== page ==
Arts and Entertainment
|Dee Abdullah gets ‘Ugly’ for Three Bone show at Duke Theatre|
|Directs 'Ugly Lies the Bone' at Spirit Square|
|Published Saturday, January 25, 2020 9:19 pm|
Directing allows Dee Abdullah to have her hands in telling every part of the story.
She is directing the Three Bone Theatre Productions production for the Charlotte premier of “Ugly Lies the Bone” at Spirit Square’s Duke Energy Theatre Jan. 23-25 and Jan. 30-Feb.1.
Three Bone Theatre Founding Artistic Director Robin Tynes-Miller approached Abdullah about the piece a year ago. Abdullah fell in love with her energy, and knew she had to be involved with the piece.
“When I sat and met with her, I just truly loved Robin’s energy and spirit,” Abdullah said. “She was just the sweetest person.”
Tynes-Miller asked Abdullah how she would approach the story. Abdullah tackles each layer from a place of empowerment, which means bringing the story of a recently discharged soldier—Jess—in “Ugly Lies the Bone,” which won the 2014 Woodward/Newman Drama Award, 2015 Laurents/Hatcher Special Citation for Excellence, as wells as the 2016 Kesserling Prize for Playwriting. Returning home to Florida from deployment in Afghanistan, Jess grapples with the horrors of war and changes at home. She uses virtual reality video game therapy to cope.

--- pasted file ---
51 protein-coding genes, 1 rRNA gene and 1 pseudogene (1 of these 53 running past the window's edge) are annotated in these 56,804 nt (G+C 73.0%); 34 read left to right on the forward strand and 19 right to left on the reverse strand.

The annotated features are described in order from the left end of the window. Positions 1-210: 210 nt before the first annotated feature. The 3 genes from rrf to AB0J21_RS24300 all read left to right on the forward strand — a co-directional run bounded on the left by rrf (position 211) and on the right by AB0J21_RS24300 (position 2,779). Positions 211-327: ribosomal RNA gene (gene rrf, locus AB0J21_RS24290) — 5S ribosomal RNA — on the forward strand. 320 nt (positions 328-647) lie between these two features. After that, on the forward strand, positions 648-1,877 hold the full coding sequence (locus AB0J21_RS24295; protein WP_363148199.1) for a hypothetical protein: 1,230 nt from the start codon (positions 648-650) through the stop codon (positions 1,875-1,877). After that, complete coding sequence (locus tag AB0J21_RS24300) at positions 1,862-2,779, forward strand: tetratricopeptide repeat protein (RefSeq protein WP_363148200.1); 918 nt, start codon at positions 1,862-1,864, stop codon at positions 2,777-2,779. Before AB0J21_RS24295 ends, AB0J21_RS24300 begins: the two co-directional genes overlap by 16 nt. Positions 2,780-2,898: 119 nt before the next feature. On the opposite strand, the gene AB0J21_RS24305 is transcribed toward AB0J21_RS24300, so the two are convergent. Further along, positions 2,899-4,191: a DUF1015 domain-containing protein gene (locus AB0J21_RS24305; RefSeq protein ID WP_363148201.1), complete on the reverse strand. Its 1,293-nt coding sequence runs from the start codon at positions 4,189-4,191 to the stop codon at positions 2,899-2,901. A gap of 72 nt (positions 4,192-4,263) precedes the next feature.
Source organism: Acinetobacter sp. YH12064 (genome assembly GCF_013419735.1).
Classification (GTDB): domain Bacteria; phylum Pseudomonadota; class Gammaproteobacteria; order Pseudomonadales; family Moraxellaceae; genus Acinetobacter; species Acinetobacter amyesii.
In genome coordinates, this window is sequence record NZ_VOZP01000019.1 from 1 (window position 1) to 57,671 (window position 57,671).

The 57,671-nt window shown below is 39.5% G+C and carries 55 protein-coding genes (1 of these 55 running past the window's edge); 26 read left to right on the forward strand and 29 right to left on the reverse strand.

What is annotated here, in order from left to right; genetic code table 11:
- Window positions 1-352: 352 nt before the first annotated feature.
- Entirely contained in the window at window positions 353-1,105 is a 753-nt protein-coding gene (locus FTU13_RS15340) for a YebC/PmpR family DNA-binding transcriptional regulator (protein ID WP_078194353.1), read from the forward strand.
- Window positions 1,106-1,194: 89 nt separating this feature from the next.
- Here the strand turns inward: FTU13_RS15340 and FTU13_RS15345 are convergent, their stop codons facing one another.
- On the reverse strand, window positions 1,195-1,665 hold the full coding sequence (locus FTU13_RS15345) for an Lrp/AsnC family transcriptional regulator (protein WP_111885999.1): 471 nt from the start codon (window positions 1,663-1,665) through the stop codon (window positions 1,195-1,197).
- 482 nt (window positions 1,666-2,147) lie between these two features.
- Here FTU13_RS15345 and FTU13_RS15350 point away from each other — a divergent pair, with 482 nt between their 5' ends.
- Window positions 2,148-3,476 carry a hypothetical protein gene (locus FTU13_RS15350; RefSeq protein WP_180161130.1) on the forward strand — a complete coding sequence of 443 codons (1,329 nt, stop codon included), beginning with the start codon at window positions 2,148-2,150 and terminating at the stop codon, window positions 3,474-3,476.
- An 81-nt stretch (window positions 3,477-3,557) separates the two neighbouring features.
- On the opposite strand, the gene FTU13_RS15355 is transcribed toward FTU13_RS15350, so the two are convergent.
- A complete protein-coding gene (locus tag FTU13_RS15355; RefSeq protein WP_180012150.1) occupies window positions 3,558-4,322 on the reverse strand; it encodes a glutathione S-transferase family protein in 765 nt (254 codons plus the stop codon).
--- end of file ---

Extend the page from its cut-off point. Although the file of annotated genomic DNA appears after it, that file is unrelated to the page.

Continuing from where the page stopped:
“I look at directing as the story the way I want to really see from the perspective of the characters and the actors,” Abdullah said. “I am really interested in seeing things from the point of view of the character and having them empowered to really tell their story the way they need to tell their story. I try as much as possible to help the actors remove themselves, and give the character the access to all they possess to tell their story.”
Abdullah has worked in all facets of theater, from costumes to acting to directing and loves it all.
“I’m old school, and I’ve been around for a long time,” she said. “I’ve worked in every aspect of the theater.”
Abdullah considers the stage a place where one can be all he or she wants to be.
“I have always had an interest in telling stories, and I was always involved in some way or another, but I found in my early 20s, theater was a great way of expressing all of that stuff that was not safe to express in the real world,” Abdullah said. “I always looked at theater as a place where I could really tell all the stories the way I want to tell them, without having to experience the criticisms in your real life. It’s hard to play out those stories in real without consequences.”
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